The political entrepreneur has learnt his lessons. Expect a humbler, more mature, more pragmatic government in Delhi
Gautam Chikermane | February 16, 2015
The never-seen-before victory of political entrepreneur Arvind Kejriwal and his still wet-behind-the-ears Aam Aadmi Party (AAP) is a Phoenix-like rise – unprecedented, unexpected, unimagined. Winning 67 out of 70 seats is a performance that no adjective can capture.
Such a massive mandate has gone beyond all benchmarks that political pundits usually base their analyses on. Kejriwal has been able to convince Delhi voters, across incomes, castes and religions – the traditional differentiators and fragmentors of votes. For the next five years, we will not hear things like “the poor want this” or “this community seeks that”. The AAP has brought them together on a single platform. The poor and the rich, the lower castes and upper, this minority and that majority … all have come together and voted Kejriwal to power.
Two reasons for this coalescing. First, AAP changed its communications stance to one of positive change from the constant whining it did in the general elections in 2014. On that front, it has learnt its lessons from the BJP, and shows how a political enterprise can quickly adapt and move – no different from the flexibility of start-ups.
Second, if leadership is any indication, Kejriwal, who had pegged himself against Narendra Modi in the general elections for the prime minister’s office, had no equal at the state level for the chief minister’s. To this ball of fire, BJP added fuel with its confusion, lack of clarity and a general sense
Give or take a couple of seats, a warm victory is sitting cosily in Kejriwal’s muffler. The mandate AAP2 has received is overwhelming, no doubt. But to presume that he will repeat the errors of AAP1 would be foolhardy. In AAP2, we see a more mature party, a tamer leadership that’s here to stay.
At the end of the day, Kejriwal is a disrupter, an idea I explored in my book, with Soma Banerjee. In ‘The Disrupter: Arvind Kejriwal and the Audacious Rise of the Aam Aadmi’, we explored the mind and soul of this phenomenon that had rocked Delhi in December 2013, when AAP won 28 out of 70 seats and, with the Congress backing, rose to power.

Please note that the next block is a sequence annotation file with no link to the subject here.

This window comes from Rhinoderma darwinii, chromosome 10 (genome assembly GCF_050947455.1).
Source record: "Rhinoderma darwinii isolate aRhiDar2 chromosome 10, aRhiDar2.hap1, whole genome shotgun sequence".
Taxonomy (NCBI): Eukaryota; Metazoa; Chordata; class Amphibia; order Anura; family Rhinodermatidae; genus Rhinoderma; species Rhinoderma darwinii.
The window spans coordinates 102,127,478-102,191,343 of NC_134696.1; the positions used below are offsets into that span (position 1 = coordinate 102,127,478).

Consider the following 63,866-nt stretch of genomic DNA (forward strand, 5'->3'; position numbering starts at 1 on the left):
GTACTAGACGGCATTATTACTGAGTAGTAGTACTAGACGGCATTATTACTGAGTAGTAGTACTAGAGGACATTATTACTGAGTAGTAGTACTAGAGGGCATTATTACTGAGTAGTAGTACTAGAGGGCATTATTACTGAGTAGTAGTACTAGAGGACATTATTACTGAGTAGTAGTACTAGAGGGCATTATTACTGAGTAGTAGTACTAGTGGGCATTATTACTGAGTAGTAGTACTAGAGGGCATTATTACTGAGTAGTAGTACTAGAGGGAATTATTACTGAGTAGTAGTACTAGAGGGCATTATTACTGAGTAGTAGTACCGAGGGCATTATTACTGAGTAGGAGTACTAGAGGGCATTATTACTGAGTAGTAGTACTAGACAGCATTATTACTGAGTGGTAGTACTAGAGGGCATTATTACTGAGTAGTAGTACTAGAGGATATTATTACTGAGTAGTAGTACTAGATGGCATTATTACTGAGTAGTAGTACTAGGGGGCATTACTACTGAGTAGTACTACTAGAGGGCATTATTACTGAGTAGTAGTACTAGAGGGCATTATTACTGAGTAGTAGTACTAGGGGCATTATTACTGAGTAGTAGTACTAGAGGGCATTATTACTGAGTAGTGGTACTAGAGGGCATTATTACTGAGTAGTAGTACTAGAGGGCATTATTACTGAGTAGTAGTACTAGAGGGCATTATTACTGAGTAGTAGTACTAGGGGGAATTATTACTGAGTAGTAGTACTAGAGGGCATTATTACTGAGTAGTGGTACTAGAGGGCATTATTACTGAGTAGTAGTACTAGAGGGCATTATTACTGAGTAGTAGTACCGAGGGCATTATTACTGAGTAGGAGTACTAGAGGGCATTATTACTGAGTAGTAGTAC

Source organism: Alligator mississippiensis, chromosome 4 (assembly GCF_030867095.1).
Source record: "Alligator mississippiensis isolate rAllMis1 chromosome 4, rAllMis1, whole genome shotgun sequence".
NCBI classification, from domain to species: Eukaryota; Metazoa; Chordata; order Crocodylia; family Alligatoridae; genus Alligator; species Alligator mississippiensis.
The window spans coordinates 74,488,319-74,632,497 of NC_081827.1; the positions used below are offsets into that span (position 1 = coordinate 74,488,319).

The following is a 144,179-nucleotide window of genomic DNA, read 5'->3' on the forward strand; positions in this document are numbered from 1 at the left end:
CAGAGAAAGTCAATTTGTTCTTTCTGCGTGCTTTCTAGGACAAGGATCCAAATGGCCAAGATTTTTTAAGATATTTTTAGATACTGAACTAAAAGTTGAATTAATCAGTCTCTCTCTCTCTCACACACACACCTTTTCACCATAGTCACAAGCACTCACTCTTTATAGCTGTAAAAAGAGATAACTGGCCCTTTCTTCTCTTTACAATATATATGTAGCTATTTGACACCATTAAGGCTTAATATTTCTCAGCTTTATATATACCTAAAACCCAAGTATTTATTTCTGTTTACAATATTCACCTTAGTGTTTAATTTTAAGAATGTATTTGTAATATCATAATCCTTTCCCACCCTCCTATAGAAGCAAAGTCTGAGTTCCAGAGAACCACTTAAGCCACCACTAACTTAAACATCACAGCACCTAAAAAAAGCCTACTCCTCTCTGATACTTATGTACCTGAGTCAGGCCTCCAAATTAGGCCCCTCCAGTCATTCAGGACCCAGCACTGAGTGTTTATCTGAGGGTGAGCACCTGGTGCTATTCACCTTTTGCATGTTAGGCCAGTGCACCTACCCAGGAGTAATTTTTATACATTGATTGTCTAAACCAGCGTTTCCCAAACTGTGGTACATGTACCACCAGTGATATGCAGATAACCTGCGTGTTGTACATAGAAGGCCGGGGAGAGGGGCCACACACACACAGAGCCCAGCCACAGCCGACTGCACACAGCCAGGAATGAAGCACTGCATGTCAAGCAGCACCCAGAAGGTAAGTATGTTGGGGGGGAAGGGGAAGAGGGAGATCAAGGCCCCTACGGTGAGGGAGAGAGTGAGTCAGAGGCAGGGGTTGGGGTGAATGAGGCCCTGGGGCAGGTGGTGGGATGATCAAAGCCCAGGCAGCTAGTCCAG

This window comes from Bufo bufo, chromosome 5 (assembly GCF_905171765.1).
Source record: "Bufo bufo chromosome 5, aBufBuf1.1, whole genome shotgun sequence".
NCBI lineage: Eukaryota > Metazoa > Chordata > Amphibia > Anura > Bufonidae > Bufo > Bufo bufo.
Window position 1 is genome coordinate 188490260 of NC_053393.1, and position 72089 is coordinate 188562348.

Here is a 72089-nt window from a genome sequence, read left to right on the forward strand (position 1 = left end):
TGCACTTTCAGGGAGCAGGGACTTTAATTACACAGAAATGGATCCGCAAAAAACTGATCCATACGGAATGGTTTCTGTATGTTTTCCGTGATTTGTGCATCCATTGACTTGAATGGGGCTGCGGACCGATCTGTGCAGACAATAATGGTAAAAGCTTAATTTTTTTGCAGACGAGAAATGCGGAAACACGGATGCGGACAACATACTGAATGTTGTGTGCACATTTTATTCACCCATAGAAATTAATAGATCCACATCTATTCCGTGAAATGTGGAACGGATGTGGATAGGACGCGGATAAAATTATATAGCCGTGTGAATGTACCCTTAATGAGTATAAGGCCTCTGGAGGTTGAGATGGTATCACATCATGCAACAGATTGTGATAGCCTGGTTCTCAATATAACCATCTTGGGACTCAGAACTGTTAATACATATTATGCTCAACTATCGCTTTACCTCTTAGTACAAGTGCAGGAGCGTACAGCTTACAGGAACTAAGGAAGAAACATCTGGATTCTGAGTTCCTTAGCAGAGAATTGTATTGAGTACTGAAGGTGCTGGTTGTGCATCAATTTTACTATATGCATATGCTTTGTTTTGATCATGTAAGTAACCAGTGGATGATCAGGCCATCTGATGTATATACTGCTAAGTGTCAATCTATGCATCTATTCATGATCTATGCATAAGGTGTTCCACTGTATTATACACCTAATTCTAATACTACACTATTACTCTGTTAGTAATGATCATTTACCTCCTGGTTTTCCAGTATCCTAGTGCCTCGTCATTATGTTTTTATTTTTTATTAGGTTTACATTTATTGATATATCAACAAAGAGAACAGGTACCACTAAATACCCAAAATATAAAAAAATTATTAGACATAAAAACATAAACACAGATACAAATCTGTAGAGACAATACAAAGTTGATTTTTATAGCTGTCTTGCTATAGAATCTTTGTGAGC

We discuss the key ideas Kejriwal floated – anti-corruption; decentralisation of power and devolution of decision-making; and the right to reject and recall candidates. We also went under the skin of the psychological phenomenon – political entrepreneurship; disruption as a tool for political presence; and the audacity that the aam aadmi (common man) was acquiring, one group after another, one issue at a time.
With this behind, here’s what I forecast ahead: disruption.
I use the word neutrally, not as many AAP volunteers, some of whom have taken a personal dislike for me, do. That is, I see disruption as a practice of breaking down extant structures and presenting new ones. When Kejriwal did this during AAP1, he broke institutional arrangements, no doubt – dharna on Rajpath and midnight vigilantism by Somnath Bharti on the negative side, and rain basera shelters for the homeless and an audit of all schools on the positive side.
But he didn’t have the stamina to last, to endure, to create new structures. Kejriwal was, allegedly, in too much of a hurry. The slap he got in the general elections, where AAP lost 428 out of 432 seats it contested, with 413 of his candidates losing their deposit, must have worked. These losses probably brought the entrepreneur in him back.
What would be different in AAP2 would be the texture of his disruption. Accepting prime minister Modi’s invitation to have tea with him, for instance. I believe Kejriwal has realised that in the case of Delhi, unlike say Maharashtra or Haryana, the state government needs to work closely with the centre. Cooperation between these two governments is the key to delivering governance to Delhi.
Policing, for instance, lies with the centre and midnight raids on women is not the way to tame them. Likewise, in addressing corruption, inefficiency and lethargy of the divided municipal corporation of Delhi that is under the political control of BJP, which won 138 of the 272 wards.
On corruption, both Modi and Kejriwal stand on the same platform. But while Modi’s way of dealing with it is institutional (if policymakers are to be believed, corruption in central ministries has ended), Kejriwal’s is political (get a group of people and do
In AAP2, Kejriwal will have to bank on his negotiating skills rather than organising bodies on streets. He will need to lean on arguments rather than allegations. This will be a difficult path for him, particularly if he has to pull the expectations of his party workers, who may not be as quick as him in changing their stance. We will see him sitting on the negotiating table far more than sleeping on the street.
Kejriwal’s AAP2 will be a humbler, more mature, more pragmatic government – it can’t be any other way since he’s promised to stick it out for full five years. It will also be less confrontational. His disdain for institutions will continue, though he would be more circumspect. The freebies raj will continue through water and electricity but possibly with economic riders attached. Populism too will ride high. But this time, AAP2 will bear the rigours of administration as well.
That said, if you think that the road to Delhi’s governance ahead will be a smooth ride, perish the thought. Disruption will remain the key currency of India’s most successful political entrepreneur. It could even be, to adopt Joseph Schumpeter’s splendid expression, a creative disruption.
Chikermane is the New Media director of Reliance Industries Ltd. Views are personal and do not reflect the views of his employer or his co-author. Twitter: @gchikermane